How Long Does “Black Box” Information Last?

Todd O. Hutchison, ACTAR

 

When trying to determine whether there is meaningful data in an Event Data Recorder (EDR) or "Black Box" after a crash and how long the information lasts, it is important to consider the two types of events stored in the EDR.

  • Non-deployment Events
  • Deployment Events

In a non-deployment event the collision has produced forces heavy enough to trigger a recording. In late model vehicles with a "Delta V" (change in velocity) of 5 mph the collision force is large enough to wake up the "Black Box" and trigger a recording. If the collision was heavy enough to trigger the recording but not deploy the airbag, the event is known as a non-deployment event. In this type the data is volatile and is stored for only 250 ignition cycles which is usually about 3 to 4 weeks of normal driving activities.

The second type is a deployment event. This is where the airbag deploys. In that case the information is stored indefinitely and is available in the airbag control module (ACM) or Black Box. Even if the ACM is removed, the data is still accessible directly from the ACM. Sometimes the airbag control module may have been taken out of the vehicle for preservation and use at a later time. If this is the case, the information is then only able to be imaged directly from the EDR.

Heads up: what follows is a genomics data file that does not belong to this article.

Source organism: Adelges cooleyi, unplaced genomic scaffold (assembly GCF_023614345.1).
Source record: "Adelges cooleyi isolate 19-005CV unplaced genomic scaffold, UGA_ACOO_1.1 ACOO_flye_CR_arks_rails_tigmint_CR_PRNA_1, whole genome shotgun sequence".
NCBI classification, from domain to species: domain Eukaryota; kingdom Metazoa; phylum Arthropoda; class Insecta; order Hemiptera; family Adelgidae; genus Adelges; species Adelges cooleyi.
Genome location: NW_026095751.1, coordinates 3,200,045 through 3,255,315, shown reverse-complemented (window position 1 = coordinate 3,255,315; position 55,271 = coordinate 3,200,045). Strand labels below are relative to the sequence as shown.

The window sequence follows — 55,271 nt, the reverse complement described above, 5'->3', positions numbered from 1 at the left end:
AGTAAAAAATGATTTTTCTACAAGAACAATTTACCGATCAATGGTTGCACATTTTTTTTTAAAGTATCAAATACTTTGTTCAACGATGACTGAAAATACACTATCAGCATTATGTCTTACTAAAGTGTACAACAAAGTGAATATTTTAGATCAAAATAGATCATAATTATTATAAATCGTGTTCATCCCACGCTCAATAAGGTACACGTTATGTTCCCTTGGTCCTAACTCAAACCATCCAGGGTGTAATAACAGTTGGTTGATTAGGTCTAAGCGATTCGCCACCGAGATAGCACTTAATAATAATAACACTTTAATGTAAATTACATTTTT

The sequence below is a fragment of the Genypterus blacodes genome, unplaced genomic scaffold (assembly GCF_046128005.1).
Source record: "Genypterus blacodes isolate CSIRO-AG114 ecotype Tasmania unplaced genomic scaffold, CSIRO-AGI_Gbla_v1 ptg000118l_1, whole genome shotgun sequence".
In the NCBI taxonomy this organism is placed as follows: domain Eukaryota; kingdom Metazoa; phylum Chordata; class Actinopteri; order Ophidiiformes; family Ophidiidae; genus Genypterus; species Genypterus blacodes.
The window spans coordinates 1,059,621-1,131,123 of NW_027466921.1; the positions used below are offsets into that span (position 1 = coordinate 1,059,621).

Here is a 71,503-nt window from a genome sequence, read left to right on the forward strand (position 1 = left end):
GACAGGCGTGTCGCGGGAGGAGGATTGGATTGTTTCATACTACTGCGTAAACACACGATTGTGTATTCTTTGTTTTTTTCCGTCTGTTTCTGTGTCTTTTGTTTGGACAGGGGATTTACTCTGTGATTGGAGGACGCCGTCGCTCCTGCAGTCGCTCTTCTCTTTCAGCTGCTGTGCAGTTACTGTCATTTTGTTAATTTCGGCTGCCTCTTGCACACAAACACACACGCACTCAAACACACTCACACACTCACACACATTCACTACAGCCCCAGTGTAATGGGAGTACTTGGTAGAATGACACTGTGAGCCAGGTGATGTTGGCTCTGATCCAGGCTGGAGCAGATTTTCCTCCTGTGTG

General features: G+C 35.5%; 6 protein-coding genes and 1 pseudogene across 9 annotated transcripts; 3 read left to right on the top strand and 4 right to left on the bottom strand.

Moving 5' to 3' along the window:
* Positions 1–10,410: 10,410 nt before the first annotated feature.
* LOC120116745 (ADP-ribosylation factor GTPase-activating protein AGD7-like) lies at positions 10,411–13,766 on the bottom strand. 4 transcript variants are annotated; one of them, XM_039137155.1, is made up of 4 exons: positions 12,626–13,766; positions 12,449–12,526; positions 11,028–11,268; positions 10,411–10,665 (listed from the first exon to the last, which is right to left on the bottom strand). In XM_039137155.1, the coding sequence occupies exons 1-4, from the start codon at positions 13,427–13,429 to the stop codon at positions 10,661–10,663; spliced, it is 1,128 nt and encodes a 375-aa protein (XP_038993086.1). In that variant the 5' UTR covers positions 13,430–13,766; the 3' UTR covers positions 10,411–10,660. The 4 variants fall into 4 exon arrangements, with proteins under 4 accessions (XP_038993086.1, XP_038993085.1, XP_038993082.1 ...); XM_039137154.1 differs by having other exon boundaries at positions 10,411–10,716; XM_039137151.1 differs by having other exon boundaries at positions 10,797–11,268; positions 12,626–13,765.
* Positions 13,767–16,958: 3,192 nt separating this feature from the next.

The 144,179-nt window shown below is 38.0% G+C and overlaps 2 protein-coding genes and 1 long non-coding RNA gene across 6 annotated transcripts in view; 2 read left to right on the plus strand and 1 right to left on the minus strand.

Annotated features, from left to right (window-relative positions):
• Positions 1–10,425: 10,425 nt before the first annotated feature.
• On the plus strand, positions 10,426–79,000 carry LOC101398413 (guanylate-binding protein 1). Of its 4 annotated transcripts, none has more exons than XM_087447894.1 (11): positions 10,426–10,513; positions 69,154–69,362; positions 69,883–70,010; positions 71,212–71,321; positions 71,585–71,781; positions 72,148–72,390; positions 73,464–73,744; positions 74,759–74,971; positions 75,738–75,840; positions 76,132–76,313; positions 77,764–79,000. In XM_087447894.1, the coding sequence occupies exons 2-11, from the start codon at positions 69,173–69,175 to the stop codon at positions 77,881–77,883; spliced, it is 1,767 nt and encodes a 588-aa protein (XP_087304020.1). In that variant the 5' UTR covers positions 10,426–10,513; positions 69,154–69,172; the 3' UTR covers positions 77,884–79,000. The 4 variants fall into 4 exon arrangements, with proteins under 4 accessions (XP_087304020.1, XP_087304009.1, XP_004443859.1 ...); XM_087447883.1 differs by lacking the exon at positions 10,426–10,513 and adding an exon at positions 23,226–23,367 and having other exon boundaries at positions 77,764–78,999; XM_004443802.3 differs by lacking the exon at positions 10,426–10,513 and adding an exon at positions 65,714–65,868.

"A couple of common questions about EDR imaging are, "How do you know the information is valid?" and "If someone images the information does it still leave the data for someone else to image?""

First, the technology has been around and readily available for imaging for 20+ years and was first created for the purpose of helping vehicle manufacturers to know how their vehicles perform. The National Highway Traffic Safety Administration (NHTSA) has been studying the ramifications of having this technology and has given guidelines to manufacturers to standardize what is being recorded.

There are many different types of information available from the EDR such as Delta V (Crash Severity), Speed, Brake, Throttle, RPM's and Seatbelt Status just to name some of the information. Some vehicles show the speed at impact and others at approximately 1 second before the impact.

The data can include the speed and other information at increments up to 5 seconds before the collision. This electronic information can be verified by independent linear momentum or other types of speed calculations based on the scene data which includes the impact and final rest positions, vehicle weights and post trajectory paths etc. Crash testing during seminars and symposiums in the field of traffic crash reconstruction has validated the use of the linear momentum and various other equations for years which is then in turn used to validate the data from the crash data recorder.

The simple answer to the second question,"If someone images the information does it still leave the data for someone else to image?" is "Yes". The information is only copied and not removed from the Black Box. If the airbag control module is removed from the vehicle then the information can only be imaged directly from the ACM. If it's not removed the information can be imaged from the vehicle.

 


 

 

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